How to get from where you are today to that level of organization, though? There’s no secret formula. And I don’t have a magic wand to whisk away the clutter. Just elbow grease!

Like I said, not sexy, but purging does wonders for any surface, any drawer, any home or office.

From Piles to Files

cluttered work desk

A client’s cluttered desk

Now, when I work with a client I think of myself as a clutter counselor. I am coaching each person to decide what to do with their clutter. Training him/her on what to do with each piece of paper. Sometimes it is slow going at first, but after a little bit they get to the point when they see, say, an insurance document similar to one we’ve come across before, they know if they should trash it or file it. Of course if there is any doubt, I am there to guide them. Along the way, we are constantly setting up new files.

A recent client Southern Oregon needed some help with her home office. Her life was so busy, she did not have the time to set up systems for the different businesses she and her husband own.  She did have some great files set up, but an unskilled assistant filed things in weird places. So ‘Abby’ could not find them. Once we set up systems to keep her desk free of clutter, and went through her files, she breathed a sigh of relief. Now she knows that everything is within reach, and that she will find what she needs quickly and easily.

So as a clutter counselor, here is some free advice: a large percentage of papers you file never get referenced again. Think hard about whether you will ever look at that information again.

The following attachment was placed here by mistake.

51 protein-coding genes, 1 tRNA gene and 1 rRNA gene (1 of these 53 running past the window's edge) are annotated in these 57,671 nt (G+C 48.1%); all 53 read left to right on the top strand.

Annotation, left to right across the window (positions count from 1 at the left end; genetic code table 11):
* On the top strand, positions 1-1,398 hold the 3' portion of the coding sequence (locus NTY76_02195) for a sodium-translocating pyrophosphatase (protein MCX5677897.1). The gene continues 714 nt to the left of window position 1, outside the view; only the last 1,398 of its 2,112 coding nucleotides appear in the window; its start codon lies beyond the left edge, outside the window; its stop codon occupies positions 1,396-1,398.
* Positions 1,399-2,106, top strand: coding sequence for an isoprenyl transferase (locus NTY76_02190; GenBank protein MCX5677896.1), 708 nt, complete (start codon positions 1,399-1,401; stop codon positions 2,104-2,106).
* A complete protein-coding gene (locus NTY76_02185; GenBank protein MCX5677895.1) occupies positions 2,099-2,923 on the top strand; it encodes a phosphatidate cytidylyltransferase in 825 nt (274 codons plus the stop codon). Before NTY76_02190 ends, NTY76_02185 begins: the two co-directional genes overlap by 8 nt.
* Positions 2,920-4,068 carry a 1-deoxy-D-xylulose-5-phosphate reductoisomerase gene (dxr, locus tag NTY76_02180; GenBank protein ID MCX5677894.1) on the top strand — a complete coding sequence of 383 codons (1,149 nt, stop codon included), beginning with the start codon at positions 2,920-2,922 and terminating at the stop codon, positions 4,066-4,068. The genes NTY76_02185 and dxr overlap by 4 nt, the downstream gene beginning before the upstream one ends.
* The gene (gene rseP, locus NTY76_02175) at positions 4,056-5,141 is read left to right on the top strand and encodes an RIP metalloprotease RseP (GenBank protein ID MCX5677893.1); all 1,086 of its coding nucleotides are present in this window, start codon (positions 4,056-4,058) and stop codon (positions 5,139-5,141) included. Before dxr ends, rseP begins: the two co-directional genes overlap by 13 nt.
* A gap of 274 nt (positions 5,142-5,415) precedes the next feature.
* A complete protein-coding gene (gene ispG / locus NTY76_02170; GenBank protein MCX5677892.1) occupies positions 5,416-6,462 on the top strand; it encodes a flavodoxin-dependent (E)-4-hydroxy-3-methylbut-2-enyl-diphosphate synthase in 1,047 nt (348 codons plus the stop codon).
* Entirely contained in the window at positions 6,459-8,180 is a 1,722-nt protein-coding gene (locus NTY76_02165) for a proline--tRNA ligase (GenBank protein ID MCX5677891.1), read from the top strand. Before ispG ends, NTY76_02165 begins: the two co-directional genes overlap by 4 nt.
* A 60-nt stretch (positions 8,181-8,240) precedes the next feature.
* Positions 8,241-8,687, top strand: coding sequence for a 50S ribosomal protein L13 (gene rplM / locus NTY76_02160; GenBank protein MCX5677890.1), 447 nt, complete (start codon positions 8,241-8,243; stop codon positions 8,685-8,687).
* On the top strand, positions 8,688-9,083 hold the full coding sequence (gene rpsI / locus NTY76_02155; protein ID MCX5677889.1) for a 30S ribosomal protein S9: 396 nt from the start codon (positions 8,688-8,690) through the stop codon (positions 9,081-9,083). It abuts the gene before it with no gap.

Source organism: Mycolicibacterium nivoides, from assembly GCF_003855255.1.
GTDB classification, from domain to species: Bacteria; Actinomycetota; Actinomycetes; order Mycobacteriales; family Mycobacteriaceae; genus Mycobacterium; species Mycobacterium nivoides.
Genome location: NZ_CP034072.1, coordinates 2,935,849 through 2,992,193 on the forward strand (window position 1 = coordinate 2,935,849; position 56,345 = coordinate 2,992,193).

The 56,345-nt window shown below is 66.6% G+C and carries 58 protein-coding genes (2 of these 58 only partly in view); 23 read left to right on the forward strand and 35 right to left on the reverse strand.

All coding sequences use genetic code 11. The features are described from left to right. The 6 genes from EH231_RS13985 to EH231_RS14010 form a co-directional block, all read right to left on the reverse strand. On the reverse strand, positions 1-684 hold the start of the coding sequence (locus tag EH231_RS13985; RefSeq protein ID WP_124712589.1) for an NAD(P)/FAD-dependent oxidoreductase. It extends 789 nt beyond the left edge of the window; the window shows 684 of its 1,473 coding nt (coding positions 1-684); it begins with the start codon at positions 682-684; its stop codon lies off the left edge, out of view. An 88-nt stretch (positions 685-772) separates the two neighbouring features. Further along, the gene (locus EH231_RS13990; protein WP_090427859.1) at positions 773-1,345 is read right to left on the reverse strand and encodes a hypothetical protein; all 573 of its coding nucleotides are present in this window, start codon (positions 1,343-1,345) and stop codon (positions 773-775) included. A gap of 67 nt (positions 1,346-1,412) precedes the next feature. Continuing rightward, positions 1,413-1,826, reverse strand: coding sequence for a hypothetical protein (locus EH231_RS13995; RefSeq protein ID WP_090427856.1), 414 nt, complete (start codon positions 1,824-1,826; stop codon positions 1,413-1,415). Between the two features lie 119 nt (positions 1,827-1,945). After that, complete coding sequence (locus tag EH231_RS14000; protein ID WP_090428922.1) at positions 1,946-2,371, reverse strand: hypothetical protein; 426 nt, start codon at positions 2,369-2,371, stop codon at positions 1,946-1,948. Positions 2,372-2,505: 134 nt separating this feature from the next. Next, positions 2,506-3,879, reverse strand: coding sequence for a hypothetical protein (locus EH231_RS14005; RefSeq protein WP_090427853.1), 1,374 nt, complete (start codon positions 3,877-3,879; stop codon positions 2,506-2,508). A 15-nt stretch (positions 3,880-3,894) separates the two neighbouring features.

Ask yourself these questions:

Organized office with standing files

Same client’s desk!

  1. Do I use this?
  2. Will I ever need this information again?
  3. If so, is there somewhere else I can get it?
  4. Will I remember where it is; does it fit in the category it is filed under?

This brings me to what I call file laziness. Instead of creating a new file for a new kind of information, you talk yourself into believing you will remember you filed your Notes on a new client inside the receipts file. You may think ‘I’ll just put it here for now; it’s only a couple pieces of paper. It’s not worth creating a new file. I’ll remember I put it here!’ If any rationalization is going on inside your head as you file it, stop right away, pull out a new hanging file, label it.

To prevent file laziness, I keep a hanging file in the very front of my most-used drawer, with plastic tabs and white file labels inside. New hanging files sit just behind it. This makes it easy. Then I am bound to use these when I need a new category or add a new client. You see, since I made it super easy for myself, I will create that new file when I need it instead of misfiling something or combining it with info it has no business being combined with.

So start the year off right with purging your files! You can pace yourself and just take 4 files a day or even 1 a day to go through. It will be worth it! You’ll be able to see labels clearly, file and retrieve your documents easily! Opening your file drawer will give you satisfaction instead of dread.

And if you need help, just call on me!

Please let me know if this post helped you! Click on this link to my FB page: http://www.facebook.com/OrganizingAttics2Basements/?pnref=lhc

Link to designer Susan McKenzie’s website: http://suemac2.houzz.com/